Chiapas: Outbreak of COVID-19 in San Cristobal Las Casas Prison

May 23, 2020

solidariosPhoto: chiapasparalelo

The Ministry of Health has confirmed an outbreak of COVID-19 in San Cristobal de Las Casas prison. Those affected so far are eight indigenous Tzotzil prisoners, all members of the organization Solidarios la Voz de El Amate (The Solidarity Voice of Amate) but more people could be infected. They have been quarantined since midnight on May 20th. During the previous weeks they had asked for sanitary control measures several times to avoid this situation.

“Our family members no longer enter the prison. We were told that this is a measure to prevent coronavirus disease from spreading to us. But the risk of contagion comes from the jailers themselves”, a group of prisoners reported by telephone. This is because, they affirmed, the jailers, or personnel on duty, do not use any protective measures when entering the area of ​​cells and patios where the inmates are located, nor gloves nor face masks. After this complaint, the Ministry of Public Security and Citizen Protection, which is in charge of prisons, said that the complaint of the inmates was false, and argued that there was a protocol to avoid contagion.

Meanwhile, relatives of the police officer Artemio Jimenez Estrada, who worked in San Cristobal de Las Casas prison, reported that he allegedly died of COVID-19: “His last wish was to report the lack of medical attention he received from the command at CERESO number 5 in San Cristobal de Las Casas, they never gave him permission to receive medical attention until the last day when he was already serious and could not fight the disease”, his family said on their Facebook accounts.

no estamos todos

On another note, the Fray Bartolome de Las Casas Center for Human Rights (Frayba) demanded the implementation of measures to guarantee the life, health, integrity and freedom of prisoners on hunger strike in Chiapas. Since May 21st, members of the organization La Voz de Indigenas en Resistencia (The Voice of Indigenous in Resistance) and La Voz Verdadera del Amate (The True Voice of Amate) started a hunger strike from CERSS No. 5 in San Cristobal de Las Casas and CERSS No. 10 in Comitan de Dominguez.

Therefore, the relatives of prisoners on hunger strike for their freedom filed an injunction on May 20th, 2020, before a Judge in Tuxtla Gutierrez. They claim that the state authorities fails the security and protection of the health of those who are in prison, suffering uncertainty regarding the increased risk of contagion.

The Colectivo Cereza Chiapas (Chiapas Cherry Collective), which accompanies the women prisoners in CERSS No. 5 in San Cristobal de Las Casas, denounced that the women were gassed for protesting. For four days they had no phone to communicate with their defense or their relatives. They have been without a doctor since the beginning of March and lack basic hygiene and cleaning products. They are also afraid of the risks of contagion from COVID-19.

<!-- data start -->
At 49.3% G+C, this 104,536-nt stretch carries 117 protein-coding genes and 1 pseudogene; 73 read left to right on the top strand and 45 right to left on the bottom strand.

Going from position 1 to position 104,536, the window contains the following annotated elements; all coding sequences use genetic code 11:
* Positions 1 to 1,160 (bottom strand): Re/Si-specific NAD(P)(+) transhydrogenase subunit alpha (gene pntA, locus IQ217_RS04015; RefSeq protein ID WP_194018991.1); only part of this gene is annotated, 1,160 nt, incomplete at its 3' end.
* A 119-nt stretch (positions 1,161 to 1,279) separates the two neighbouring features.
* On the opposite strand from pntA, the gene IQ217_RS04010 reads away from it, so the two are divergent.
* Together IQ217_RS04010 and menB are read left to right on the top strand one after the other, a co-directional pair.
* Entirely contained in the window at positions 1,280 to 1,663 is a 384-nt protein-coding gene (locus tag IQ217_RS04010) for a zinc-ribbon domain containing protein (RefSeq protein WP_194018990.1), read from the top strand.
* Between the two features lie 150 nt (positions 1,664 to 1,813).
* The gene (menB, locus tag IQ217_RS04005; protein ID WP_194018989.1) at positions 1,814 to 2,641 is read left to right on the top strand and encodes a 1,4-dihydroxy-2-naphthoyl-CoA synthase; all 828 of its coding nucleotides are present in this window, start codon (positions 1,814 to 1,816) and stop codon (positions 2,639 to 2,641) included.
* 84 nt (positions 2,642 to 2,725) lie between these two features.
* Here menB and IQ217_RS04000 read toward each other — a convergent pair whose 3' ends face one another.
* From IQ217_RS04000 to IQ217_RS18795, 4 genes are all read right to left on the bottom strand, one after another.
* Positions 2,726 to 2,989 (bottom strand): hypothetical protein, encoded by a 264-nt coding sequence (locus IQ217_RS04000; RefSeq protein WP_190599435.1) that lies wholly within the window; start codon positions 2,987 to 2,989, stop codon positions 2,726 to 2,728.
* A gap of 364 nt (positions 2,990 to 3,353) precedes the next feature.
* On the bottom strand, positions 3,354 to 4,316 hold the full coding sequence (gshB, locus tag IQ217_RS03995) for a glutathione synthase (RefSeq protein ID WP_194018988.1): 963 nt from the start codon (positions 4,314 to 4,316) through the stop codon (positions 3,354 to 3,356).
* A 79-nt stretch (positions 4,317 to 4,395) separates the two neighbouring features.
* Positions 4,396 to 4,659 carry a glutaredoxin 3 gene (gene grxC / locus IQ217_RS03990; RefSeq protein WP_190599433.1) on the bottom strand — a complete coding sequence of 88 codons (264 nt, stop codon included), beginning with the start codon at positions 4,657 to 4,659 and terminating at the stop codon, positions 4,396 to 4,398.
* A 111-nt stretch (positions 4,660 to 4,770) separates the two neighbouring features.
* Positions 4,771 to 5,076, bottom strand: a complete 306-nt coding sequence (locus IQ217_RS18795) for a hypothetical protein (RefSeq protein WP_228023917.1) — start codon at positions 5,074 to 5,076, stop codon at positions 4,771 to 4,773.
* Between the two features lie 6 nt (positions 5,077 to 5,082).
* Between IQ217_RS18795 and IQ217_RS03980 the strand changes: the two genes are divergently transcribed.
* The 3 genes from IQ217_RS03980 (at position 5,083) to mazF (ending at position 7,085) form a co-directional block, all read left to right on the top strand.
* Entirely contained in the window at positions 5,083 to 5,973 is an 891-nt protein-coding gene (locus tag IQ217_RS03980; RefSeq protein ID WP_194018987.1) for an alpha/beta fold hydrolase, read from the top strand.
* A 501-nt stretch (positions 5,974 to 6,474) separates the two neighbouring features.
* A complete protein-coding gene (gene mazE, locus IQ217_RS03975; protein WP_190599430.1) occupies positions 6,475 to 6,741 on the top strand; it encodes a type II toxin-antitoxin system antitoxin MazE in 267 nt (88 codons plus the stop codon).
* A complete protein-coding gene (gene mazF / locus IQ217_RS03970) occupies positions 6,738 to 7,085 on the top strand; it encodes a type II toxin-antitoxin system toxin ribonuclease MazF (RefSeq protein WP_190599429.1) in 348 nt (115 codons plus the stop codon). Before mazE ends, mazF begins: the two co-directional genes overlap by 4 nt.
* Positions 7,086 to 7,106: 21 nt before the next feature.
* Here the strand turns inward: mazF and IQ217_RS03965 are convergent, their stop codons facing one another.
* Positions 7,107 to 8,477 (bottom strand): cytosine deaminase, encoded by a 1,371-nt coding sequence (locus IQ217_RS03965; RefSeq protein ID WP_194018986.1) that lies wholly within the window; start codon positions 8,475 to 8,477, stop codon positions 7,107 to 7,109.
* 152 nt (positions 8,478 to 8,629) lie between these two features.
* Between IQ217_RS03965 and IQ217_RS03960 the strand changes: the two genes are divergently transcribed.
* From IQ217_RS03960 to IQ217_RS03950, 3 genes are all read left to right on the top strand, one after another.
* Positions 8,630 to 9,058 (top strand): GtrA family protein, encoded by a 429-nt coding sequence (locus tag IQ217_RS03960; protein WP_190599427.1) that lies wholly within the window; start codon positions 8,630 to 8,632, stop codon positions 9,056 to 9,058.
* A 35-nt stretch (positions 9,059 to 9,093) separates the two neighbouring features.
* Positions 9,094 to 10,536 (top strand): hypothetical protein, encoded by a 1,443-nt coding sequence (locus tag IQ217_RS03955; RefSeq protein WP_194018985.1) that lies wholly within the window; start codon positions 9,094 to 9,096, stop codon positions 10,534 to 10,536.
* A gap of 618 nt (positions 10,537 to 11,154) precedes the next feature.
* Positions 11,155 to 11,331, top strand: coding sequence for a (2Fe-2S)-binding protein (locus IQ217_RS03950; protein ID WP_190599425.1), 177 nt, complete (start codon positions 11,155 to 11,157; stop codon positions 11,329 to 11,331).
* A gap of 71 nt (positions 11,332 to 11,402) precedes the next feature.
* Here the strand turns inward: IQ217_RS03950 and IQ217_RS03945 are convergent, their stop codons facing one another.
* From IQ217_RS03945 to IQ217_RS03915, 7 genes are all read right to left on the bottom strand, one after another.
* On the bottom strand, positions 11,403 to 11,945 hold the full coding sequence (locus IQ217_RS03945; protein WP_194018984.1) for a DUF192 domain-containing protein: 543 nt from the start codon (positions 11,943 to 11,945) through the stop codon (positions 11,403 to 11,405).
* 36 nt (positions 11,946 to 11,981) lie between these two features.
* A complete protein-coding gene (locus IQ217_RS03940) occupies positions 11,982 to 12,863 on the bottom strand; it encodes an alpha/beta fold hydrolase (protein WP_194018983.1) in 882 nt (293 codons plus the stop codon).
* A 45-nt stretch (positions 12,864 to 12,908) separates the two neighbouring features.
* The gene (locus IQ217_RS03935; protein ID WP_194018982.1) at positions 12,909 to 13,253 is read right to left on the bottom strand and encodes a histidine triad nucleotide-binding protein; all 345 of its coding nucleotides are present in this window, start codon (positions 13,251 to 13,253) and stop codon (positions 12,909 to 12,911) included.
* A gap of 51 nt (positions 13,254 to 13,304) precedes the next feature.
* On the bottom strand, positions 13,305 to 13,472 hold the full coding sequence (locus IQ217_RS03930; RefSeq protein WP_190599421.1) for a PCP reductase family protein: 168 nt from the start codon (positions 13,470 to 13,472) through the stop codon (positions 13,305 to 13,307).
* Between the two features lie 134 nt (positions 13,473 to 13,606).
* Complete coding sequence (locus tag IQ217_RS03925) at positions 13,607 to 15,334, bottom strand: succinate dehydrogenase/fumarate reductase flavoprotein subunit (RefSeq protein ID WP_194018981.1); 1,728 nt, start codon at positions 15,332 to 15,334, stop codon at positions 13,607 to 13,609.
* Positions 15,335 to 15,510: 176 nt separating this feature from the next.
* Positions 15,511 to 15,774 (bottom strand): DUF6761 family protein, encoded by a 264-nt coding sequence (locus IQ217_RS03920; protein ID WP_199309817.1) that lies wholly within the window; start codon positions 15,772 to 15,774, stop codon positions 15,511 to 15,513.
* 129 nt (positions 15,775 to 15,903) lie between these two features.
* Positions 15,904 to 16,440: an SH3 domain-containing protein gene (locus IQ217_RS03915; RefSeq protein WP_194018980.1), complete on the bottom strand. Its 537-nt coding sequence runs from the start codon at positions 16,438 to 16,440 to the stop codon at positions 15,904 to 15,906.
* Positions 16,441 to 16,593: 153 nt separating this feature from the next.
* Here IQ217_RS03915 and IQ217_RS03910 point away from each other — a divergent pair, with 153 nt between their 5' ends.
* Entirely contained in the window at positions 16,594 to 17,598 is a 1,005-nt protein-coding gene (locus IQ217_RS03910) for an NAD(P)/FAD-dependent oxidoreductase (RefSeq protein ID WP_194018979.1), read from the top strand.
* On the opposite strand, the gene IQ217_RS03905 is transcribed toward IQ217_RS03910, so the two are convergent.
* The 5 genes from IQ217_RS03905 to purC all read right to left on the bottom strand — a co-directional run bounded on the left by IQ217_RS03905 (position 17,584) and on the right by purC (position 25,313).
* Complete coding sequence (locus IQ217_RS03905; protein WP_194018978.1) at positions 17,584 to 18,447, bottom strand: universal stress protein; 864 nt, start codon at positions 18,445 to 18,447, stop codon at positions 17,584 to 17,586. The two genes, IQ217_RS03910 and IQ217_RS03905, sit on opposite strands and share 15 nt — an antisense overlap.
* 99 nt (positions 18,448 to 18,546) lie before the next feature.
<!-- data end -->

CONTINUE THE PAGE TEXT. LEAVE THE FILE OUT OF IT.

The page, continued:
For more information in Spanish:

Brote de COVID-19 en penal de Chiapas, presos indígenas contagiados, Chiapasparalelo, 20 de mayo de 2020

Brote de Covid-19 en penal de San Cristóbal, Chiapas: 8 infectados, La Jornada, 20 de mayo de 2020

Denuncian brote de covid-19 en penal de San Cristóbal, Proceso, 21 de mayo de 2020

Firma por: Garantías de vida, salud, integridad y libertad a presos en huelga de hambre en Chiapas, Frayba, 21 de mayo de 2020

For more information from SIPAZ:

Chiapas: Prisoners Start Hunger Strike over Health Fears Due to COVID-19 (May 21, 2020)

Chiapas: Prisoners Start Three-day Fast to Demand Freedom (March 23, 2020)

Chiapas: Exigen libertad para las 9 presos solidarios de la Voz del Amate, (6 /11/2019)

Chiapas:Presos del Cerss 5 son amenazados de ser reubicados si no detienen su protesta (6 de septiembre de 2019)


National: CSOs Request Dialogue Spaces “Given the Disturbing Vulnerability of [Indigenous] Peoples and Communities” in Coronavirus Pandemic

May 18, 2020

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In a statement published on May 14th, a dozen Civil Society Organizations (CSOs), including La Montaña Tlachinollan Human Rights Center (Guerrero), EDUCA (Oaxaca) and the Fray Bartolome de Las Casas Center for Human Rights (Chiapas), expressed their “deep concern about the conditions that the pandemic may generate in the communities during the following weeks and months, and we ask that a space for dialogue be opened to build proposals that address their conditions and needs.”

They recalled that these groups “have been historically forgotten by public health institutions, causing the systematic violation of their right to health,” a vulnerability that has been reinforced by the coronavirus pandemic (Covid-19)

“In addition to the lack of infrastructure, medical personnel and continuous supply of medicines, institutional discrimination and the lack of a culturally adequate and affordable preventive approach to the communities are added; as well as, in this context, the lack of adequate monitoring and follow-up of migrants who return to their communities, taking care of their dignity”, they denounced.

They also worried about “the economic vulnerability of most of the people in the communities. Lack of access to decent sources of employment in communities makes them dependent on trade and informal employment, as well as remittances from migrants in the United States. In the current context of global economic crisis, both local sources of income and remittances are at risk of declining sharply, without a program to guarantee a basic income.” They are alarmed that the food security of several of these communities is at risk.